You can make a real difference by being more sustainable right at home. You can grow your own food, make your own products, reuse or repair items instead of throwing them away, become more energy efficient, go solar, and so much more. This page has resources to help you along the way.
Buying second hand reduces the energy cost to produce raw materials, create new products, and transport the products to you. It also keeps more waste out of our landfills. Thrifting or garage sailing can be fun activities that save money and resources, but there are many options available to you for buying second hand.
Did you know you can buy a share of a local farmer's crops? It's called Community Supported Agriculture (CSA). At the beginning of a growing season you can buy a share, almost like a subscription, of a farmer's crops. Then each week, you pick up your share of the harvest from the farmer. You get farm fresh veggies every week, and the farmer has a guarantee of crop sales before investing the time, money, and energy into growing the food.
Drive less by walking, carpooling, and renting or buying a bike.
Conserve energy in your house with these tips from the National Wildlife Foundation.
Solar United Neighbors is a national organization that helps people go solar through education, advocacy, and connecting people with solar co-ops (groups of people in a specific area combine their solar buying power to lower the cost of their personal solar systems). Check out their site for Florida specific information on issues in solar.
Consumer Reports gives an overview of things to consider when going solar such as leasing vs. buying, government incentives, installation, and up and coming new technologies.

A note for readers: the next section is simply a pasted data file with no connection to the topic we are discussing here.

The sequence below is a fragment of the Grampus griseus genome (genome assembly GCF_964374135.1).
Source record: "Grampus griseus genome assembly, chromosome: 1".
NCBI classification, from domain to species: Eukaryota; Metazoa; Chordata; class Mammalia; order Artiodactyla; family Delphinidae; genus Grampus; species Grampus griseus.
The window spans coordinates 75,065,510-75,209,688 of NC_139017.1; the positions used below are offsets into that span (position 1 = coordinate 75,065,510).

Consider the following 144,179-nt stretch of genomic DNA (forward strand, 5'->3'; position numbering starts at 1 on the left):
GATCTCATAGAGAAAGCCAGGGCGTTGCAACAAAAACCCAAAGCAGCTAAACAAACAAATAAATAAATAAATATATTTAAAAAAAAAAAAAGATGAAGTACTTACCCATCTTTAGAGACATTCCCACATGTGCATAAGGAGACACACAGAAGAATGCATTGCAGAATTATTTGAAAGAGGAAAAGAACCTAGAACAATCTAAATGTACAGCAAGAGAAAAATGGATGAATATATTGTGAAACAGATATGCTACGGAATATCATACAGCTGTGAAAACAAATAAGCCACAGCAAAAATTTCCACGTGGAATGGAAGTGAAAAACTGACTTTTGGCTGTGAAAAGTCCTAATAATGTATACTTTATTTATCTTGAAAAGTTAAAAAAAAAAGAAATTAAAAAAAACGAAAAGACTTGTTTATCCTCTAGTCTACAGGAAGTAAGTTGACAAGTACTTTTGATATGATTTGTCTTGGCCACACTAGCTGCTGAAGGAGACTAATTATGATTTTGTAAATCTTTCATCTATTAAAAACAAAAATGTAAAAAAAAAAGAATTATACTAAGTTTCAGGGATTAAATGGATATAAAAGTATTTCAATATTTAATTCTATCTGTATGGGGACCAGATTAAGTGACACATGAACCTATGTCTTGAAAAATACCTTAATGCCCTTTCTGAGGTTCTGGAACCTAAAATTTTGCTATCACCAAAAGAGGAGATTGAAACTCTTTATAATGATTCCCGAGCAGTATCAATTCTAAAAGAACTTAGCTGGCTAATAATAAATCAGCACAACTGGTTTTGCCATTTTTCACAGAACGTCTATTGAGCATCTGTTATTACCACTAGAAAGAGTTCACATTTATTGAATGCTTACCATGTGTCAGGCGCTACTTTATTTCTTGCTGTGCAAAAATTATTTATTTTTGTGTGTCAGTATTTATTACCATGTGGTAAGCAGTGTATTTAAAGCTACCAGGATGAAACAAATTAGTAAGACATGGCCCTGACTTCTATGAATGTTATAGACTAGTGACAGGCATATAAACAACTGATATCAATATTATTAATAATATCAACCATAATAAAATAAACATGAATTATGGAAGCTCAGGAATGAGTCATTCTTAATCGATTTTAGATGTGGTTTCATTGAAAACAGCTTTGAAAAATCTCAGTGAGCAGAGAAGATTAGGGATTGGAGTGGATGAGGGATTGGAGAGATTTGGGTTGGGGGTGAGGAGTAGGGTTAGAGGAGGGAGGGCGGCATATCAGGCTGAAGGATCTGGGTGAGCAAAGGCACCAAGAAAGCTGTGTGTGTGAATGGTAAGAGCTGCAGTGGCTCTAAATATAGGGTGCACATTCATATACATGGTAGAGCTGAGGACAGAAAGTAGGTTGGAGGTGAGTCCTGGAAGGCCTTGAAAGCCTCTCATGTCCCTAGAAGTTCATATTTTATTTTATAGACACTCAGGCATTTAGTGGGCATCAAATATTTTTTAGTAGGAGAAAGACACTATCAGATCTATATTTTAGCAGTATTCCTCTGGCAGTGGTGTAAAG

Instructables has a more in-depth article on practical considerations if you're serious about going solar. Should you get crystalline panels or thin-film, mount them on the ground or the roof? Read more to find out.
Don't have a reliable way to make compost? There are several places to find affordable soil. Orange County Landfill takes the yard waste from residents' yards and turns it into free compost available to Orange County residents. Monterey Mushroom in Zellwood sells organic compost for $25 a load. Whether you have a pickup truck bed or a dump truck, it's still $25. Make sure you call (407-905-4000) beforehand to see what days and times the compost is available.
Mulching is a great way to keep moisture in the soil and protect your plants from the harsh Florida sun and dry Winter/Spring. Then when the mulch breaks down, the organic matter turns into rich soil. Did you know you can get mulch for free? Landscaping and tree services have to pay to drop off their mulch at the dump so they're happy to drop it off at your house for free. You can sign up at the websites below for a mulch delivery, contact landscaping companies directly, or flag down a truck. You never know!
Lower your carbon foot print by living bigger in a smaller space. For some people a $200,000-300,000 mortgage and a 40 hour a week job isn't sustainable. Many people also don't realize that there are other options. Living tiny is a sustainable alternative lifestyle that shifts the way we think about possessions and income. Yeah there's less space, but without a mortgage, rent, or large utility bills you don't necessarily need a 9-5 job to pay for your living expenses. The trade off can be more freedom with your time to do what you love. Check out the documentary Tiny and the Huffington Post article to learn more.